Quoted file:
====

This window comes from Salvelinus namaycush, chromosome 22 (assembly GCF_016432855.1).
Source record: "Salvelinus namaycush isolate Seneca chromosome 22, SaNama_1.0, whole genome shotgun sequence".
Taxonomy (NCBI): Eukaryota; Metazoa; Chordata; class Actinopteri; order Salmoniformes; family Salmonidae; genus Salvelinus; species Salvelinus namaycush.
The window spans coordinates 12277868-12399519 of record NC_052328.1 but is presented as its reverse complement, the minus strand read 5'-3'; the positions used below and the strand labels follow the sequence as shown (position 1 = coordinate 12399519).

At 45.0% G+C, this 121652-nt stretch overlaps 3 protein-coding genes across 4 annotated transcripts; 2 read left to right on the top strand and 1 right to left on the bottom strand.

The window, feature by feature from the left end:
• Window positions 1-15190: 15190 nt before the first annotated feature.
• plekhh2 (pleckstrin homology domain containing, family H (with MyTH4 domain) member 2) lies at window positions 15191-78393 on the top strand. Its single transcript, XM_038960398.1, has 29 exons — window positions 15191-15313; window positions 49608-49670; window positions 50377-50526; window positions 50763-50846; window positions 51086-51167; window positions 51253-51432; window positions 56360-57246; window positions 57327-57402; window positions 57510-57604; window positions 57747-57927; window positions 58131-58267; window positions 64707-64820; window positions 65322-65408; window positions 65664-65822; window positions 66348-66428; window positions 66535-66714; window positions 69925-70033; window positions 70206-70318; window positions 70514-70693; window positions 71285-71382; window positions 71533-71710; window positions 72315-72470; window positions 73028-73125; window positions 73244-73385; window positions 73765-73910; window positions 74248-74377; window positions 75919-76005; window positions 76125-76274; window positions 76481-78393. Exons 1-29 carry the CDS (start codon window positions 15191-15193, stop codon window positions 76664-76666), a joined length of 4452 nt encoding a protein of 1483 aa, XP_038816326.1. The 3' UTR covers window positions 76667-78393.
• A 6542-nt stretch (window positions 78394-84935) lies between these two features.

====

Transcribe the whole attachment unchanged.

This window comes from Salvelinus namaycush, chromosome 22 (assembly GCF_016432855.1).
Source record: "Salvelinus namaycush isolate Seneca chromosome 22, SaNama_1.0, whole genome shotgun sequence".
Taxonomy (NCBI): Eukaryota; Metazoa; Chordata; class Actinopteri; order Salmoniformes; family Salmonidae; genus Salvelinus; species Salvelinus namaycush.
The window spans coordinates 12277868-12399519 of record NC_052328.1 but is presented as its reverse complement, the minus strand read 5'-3'; the positions used below and the strand labels follow the sequence as shown (position 1 = coordinate 12399519).

At 45.0% G+C, this 121652-nt stretch overlaps 3 protein-coding genes across 4 annotated transcripts; 2 read left to right on the top strand and 1 right to left on the bottom strand.

The window, feature by feature from the left end:
• Window positions 1-15190: 15190 nt before the first annotated feature.
• plekhh2 (pleckstrin homology domain containing, family H (with MyTH4 domain) member 2) lies at window positions 15191-78393 on the top strand. Its single transcript, XM_038960398.1, has 29 exons — window positions 15191-15313; window positions 49608-49670; window positions 50377-50526; window positions 50763-50846; window positions 51086-51167; window positions 51253-51432; window positions 56360-57246; window positions 57327-57402; window positions 57510-57604; window positions 57747-57927; window positions 58131-58267; window positions 64707-64820; window positions 65322-65408; window positions 65664-65822; window positions 66348-66428; window positions 66535-66714; window positions 69925-70033; window positions 70206-70318; window positions 70514-70693; window positions 71285-71382; window positions 71533-71710; window positions 72315-72470; window positions 73028-73125; window positions 73244-73385; window positions 73765-73910; window positions 74248-74377; window positions 75919-76005; window positions 76125-76274; window positions 76481-78393. Exons 1-29 carry the CDS (start codon window positions 15191-15193, stop codon window positions 76664-76666), a joined length of 4452 nt encoding a protein of 1483 aa, XP_038816326.1. The 3' UTR covers window positions 76667-78393.
• A 6542-nt stretch (window positions 78394-84935) lies between these two features.